7. colin55

    colin55 Well-Known Member

    Joined:
    Feb 14, 2009
    Messages:
    3,534
    Likes:
    82
    Location:
    Melbourne Australia
    You cannot simulate a motor or a globe. Both take a very high current at the beginning and the driving device plus the power supply must be able to deliver this current.
     
  8. Mikebits

    Mikebits Well-Known Member

    Joined:
    May 24, 2008
    Messages:
    6,217
    Likes:
    175
    Location:
    San Diego, Ca
  9. colin55

    colin55 Well-Known Member

    Joined:
    Feb 14, 2009
    Messages:
    3,534
    Likes:
    82
    Location:
    Melbourne Australia
    Anyone who tries to immitate a globe or a motor is a fool.
    You have absolutley no idea how the item will behave in real life.
    I have had problems with both motors and globes not turning on and would not waste my time trying doing anything other than getting the actual device to work.
     
  10. ericgibbs

    ericgibbs Well-Known Member Most Helpful Member

    Joined:
    Jan 4, 2007
    Messages:
    21,242
    Likes:
    645
    Location:
    Ex Yorks' Hants UK
    Motors and lamps can and are simulated during the design phase of these components.
    Anyone who says they cannot be simulated is the fool.

    Perhaps it would be more correct so say they dont know how to use simulations to help in the design process.

    EDIT:
    Sim example added.
     

    Attached Files:

    Last edited: Jul 10, 2010
  11. MrAl

    MrAl Well-Known Member Most Helpful Member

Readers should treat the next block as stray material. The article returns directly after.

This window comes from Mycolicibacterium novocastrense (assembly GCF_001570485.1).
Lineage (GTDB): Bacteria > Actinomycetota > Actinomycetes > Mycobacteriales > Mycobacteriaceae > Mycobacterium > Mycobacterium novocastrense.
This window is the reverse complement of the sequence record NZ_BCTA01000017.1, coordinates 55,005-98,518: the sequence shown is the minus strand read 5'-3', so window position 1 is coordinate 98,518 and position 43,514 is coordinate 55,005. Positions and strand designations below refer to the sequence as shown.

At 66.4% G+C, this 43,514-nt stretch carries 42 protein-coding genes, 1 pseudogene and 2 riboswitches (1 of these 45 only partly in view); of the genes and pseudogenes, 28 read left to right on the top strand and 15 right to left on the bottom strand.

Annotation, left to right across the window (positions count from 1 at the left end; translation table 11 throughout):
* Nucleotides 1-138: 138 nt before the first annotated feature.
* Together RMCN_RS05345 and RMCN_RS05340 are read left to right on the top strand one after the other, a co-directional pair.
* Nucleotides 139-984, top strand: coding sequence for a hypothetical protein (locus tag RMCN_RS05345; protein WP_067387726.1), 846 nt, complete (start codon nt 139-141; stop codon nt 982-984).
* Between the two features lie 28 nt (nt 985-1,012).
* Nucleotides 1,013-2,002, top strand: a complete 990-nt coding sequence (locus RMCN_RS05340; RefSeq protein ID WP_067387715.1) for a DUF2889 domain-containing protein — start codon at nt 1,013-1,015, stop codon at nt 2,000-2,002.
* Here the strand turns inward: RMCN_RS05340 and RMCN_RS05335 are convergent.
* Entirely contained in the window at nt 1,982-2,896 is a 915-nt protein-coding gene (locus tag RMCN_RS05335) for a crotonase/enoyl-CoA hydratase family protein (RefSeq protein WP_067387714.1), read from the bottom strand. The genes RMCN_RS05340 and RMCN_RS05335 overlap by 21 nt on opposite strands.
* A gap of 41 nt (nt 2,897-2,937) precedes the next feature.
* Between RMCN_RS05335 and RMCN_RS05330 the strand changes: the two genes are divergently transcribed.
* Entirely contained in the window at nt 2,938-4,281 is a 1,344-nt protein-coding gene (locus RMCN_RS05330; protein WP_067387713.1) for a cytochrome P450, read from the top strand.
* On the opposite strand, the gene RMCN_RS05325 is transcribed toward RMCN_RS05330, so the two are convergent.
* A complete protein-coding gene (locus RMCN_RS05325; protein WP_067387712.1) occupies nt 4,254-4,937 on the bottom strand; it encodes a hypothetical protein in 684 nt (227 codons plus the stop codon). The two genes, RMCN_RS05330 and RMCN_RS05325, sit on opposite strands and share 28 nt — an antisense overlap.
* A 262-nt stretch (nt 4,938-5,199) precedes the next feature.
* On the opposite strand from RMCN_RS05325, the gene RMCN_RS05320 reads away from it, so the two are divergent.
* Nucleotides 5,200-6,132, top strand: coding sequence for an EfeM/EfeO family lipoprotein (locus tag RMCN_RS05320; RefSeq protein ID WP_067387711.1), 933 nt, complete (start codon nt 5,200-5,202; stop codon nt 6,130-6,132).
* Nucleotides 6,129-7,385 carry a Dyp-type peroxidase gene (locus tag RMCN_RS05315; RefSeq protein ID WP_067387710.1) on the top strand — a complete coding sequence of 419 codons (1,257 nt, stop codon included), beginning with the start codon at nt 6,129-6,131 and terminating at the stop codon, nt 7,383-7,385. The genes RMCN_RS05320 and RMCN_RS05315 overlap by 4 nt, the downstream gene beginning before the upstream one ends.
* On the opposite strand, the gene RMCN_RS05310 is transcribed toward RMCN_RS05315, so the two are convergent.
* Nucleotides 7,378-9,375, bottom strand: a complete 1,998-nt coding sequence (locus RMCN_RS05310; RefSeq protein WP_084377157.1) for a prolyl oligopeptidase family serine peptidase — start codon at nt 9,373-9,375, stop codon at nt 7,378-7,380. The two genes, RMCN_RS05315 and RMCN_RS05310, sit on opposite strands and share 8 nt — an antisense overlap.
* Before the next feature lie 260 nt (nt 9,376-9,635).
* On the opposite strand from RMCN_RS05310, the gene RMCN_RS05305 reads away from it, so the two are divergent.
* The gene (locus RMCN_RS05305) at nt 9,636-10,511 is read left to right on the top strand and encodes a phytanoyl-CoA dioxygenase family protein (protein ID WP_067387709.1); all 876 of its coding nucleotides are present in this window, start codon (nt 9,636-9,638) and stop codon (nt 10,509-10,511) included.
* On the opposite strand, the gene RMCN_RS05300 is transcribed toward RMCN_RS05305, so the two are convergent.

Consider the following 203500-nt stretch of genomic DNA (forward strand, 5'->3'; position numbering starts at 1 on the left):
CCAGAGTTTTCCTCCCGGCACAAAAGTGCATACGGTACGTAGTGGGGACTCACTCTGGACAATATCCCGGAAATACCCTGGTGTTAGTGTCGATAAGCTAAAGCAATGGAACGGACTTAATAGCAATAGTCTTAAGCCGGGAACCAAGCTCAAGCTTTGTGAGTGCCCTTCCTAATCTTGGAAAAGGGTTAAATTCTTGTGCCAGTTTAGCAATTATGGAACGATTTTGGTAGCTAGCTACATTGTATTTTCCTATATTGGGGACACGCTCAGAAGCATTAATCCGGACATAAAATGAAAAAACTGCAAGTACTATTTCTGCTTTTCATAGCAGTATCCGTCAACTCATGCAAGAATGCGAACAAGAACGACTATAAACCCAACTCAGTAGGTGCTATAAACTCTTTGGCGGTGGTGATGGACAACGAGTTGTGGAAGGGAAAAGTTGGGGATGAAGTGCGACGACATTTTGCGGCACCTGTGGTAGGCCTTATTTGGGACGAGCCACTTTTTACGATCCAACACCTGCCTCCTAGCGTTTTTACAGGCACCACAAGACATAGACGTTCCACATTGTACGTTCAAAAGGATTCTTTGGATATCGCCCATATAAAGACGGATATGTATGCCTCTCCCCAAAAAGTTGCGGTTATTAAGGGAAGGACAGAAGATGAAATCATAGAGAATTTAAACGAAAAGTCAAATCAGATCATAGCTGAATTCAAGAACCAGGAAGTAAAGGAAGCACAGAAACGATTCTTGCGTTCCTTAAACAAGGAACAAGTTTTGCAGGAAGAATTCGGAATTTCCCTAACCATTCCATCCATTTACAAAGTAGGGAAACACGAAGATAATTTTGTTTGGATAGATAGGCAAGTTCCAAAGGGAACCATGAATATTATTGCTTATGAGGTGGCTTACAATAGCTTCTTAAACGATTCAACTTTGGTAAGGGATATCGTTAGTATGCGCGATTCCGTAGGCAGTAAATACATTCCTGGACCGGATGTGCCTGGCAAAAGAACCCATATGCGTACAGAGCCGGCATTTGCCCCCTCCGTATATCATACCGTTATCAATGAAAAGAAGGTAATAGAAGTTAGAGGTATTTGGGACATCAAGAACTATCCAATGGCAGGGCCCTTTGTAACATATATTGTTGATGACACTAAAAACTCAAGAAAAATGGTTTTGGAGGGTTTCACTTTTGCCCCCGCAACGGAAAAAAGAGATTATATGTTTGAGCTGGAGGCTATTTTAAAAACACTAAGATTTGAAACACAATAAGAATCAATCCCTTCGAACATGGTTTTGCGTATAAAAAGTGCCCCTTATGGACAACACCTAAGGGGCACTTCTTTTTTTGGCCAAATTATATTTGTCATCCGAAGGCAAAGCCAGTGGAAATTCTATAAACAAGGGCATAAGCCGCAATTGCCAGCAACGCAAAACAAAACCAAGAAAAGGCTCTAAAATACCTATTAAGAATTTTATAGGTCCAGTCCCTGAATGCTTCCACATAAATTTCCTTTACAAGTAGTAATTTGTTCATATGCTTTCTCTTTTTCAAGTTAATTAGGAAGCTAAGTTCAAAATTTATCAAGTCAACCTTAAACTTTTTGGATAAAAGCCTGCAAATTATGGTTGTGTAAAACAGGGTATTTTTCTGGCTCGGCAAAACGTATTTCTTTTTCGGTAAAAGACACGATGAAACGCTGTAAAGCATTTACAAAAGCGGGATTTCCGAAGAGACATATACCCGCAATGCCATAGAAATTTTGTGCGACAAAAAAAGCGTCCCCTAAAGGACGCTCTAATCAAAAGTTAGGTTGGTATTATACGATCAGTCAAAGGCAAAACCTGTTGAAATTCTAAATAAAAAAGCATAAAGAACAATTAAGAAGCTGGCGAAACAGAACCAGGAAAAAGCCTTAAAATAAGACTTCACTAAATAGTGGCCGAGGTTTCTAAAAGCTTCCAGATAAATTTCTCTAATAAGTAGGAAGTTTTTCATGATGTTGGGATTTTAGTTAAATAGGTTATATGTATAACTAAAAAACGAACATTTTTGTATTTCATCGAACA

Joined:
    Sep 7, 2008
    Messages:
    11,049
    Likes:
    961
    Location:
    NJ
    Hello,


    Im sorry but i have to second what Eric says. I have used motor models in the past to analyze and design analog speed control systems and without that i would not be able to tune the components correctly. There may be limits of course, as with any theory applied in practice. The trick is to know if and when those limits are exceeded.
     
  12. Mikebits

    Mikebits Well-Known Member

    Joined:
    May 24, 2008
    Messages:
    6,217
    Likes:
    175
    Location:
    San Diego, Ca
    Thanks for the model Eric, this fool will use it.
     
  13. ericgibbs

    ericgibbs Well-Known Member Most Helpful Member

    Joined:
    Jan 4, 2007
    Messages:
    21,242
    Likes:
    645
    Location:
    Ex Yorks' Hants UK
    hi Mike,
    I should point out that the model is not my creation, its downloaded from the Yahoo LTspice users group.
     
  14. Mikebits

    Mikebits Well-Known Member

    Joined:
    May 24, 2008
    Messages:
    6,217
    Likes:
    175
    Location:
    San Diego, Ca
    At any rate, it is a nice contribution and thanks for posting it. I am a happier fool now :)
     
  15. MrAl

    MrAl Well-Known Member Most Helpful Member

    Joined:
    Sep 7, 2008
    Messages:
    11,049
    Likes:
    961
    Location:
    NJ
    Hi again,


    Yes thanks Eric, too bad they got rid of that 'thank you' button :)
     

Share This Page